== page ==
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China calls for fair probe of Nord Stream explosions

By MINLU ZHANG at the United Nations | chinadaily.com.cn | Updated: 2023-09-27 11:47

FILE PHOTO: Pipes for the Nord Stream 2 gas pipeline in the Baltic Sea, which are not used, are seen in the harbour of Mukran, Germany, on September 30, 2022. [Photo/Agencies]

China's envoy to the United Nations on Tuesday called for an objective, fair and professional investigation into the Nord Stream gas-pipeline explosions one year ago.

Since the incident, many members of the UN Security Council, including China, have repeatedly called for an investigation to ascertain the truth as soon as possible, Geng Shuang, China's deputy permanent representative to the UN, told a Security Council briefing on the issue.

"Regrettably, there is still no clear and authoritative conclusion on this matter so far," he added.

One year has passed since the explosions that damaged the Nord Stream pipelines, which transport natural gas from Russia to European markets underneath the Baltic Sea near Sweden and Denmark.

Geng pointed out that the explosions affected the safety of transnational infrastructure and will have a negative impact on global energy supply, the maritime ecological environment, and shipping safety.

He noticed that country-specific investigations have been conducted by relevant countries for some time, but no results have been produced.

"The longer the delay, the more difficult it will be to collect evidence and find the truth, the more doubts and speculations will occur, and the less credible the results of the investigations will be," Geng said.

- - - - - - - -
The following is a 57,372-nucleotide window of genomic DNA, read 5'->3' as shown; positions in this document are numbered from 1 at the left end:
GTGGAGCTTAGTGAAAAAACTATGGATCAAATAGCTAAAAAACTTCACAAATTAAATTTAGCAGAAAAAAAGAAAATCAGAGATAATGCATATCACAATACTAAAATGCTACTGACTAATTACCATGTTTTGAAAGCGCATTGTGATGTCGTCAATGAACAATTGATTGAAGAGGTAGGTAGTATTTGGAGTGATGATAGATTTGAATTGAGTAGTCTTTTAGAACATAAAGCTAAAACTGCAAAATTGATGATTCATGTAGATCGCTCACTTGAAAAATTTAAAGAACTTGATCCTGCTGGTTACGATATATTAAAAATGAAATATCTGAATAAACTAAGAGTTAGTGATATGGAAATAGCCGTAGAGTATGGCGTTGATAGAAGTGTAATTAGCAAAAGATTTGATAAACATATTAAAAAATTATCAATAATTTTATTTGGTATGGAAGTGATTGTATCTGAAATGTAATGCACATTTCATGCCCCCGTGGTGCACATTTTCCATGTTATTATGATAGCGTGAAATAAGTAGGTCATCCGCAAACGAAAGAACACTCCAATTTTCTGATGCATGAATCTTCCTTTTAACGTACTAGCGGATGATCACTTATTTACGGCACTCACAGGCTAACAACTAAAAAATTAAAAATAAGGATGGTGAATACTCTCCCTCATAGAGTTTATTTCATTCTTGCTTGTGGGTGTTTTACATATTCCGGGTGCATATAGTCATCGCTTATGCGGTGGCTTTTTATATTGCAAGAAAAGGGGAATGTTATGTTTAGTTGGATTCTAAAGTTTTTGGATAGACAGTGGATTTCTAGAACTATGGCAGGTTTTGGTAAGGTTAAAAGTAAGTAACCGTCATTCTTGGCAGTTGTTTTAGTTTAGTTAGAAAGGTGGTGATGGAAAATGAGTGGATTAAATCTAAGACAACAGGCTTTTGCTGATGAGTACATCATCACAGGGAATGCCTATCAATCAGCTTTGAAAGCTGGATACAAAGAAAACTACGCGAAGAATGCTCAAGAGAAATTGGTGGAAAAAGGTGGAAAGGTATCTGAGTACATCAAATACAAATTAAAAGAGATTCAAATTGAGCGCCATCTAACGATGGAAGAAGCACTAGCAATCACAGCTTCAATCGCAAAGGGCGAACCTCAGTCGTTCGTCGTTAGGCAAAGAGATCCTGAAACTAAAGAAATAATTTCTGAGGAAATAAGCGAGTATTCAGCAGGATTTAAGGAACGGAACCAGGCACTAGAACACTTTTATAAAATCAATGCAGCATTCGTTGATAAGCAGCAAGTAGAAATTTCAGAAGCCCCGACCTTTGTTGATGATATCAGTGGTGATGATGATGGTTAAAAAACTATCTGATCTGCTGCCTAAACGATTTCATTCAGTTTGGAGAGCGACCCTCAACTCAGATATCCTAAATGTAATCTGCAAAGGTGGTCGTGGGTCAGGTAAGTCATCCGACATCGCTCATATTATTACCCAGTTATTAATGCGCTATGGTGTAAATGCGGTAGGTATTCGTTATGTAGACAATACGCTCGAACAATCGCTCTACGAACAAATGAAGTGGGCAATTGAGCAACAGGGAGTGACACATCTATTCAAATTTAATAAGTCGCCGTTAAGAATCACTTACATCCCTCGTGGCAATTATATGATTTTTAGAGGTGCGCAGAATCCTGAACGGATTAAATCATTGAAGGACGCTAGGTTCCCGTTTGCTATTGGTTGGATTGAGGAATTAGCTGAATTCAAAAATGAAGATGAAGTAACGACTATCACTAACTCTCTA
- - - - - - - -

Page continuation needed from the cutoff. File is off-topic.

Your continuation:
"China hopes that the relevant countries will increase their sense of urgency, actively respond to the concerns of the international community, take a responsible attitude towards regional security and development, announce the progress of the investigation in a timely manner, and ensure that the investigation results are objective, fair, authoritative and can withstand the test of history," he said.

One year after the explosion, investigations by Sweden, Denmark, and Germany, which excluded Russia, are still dragging on, yielding no substantive results, Geng said.

In a joint letter to the United Nations Security Council in February, the three countries said that "investigations have yet to be concluded, and at this juncture, it remains uncertain when they will be completed". Since then, there have been no significant developments.

"China calls on relevant countries to actively communicate and cooperate with Russia instead of simply rejecting it," Geng said. "Any attempt to politicize the investigation will only cast doubt and lead to more speculation."

He said that the international community, including the UN Security Council, "should avoid adopting double standards".

"China hopes to find out the truth of the incident as soon as possible and bring the perpetrators to justice. We hope that the Secretariat will provide more useful information, and that the Security Council will continue to pay attention to this matter," Geng said.

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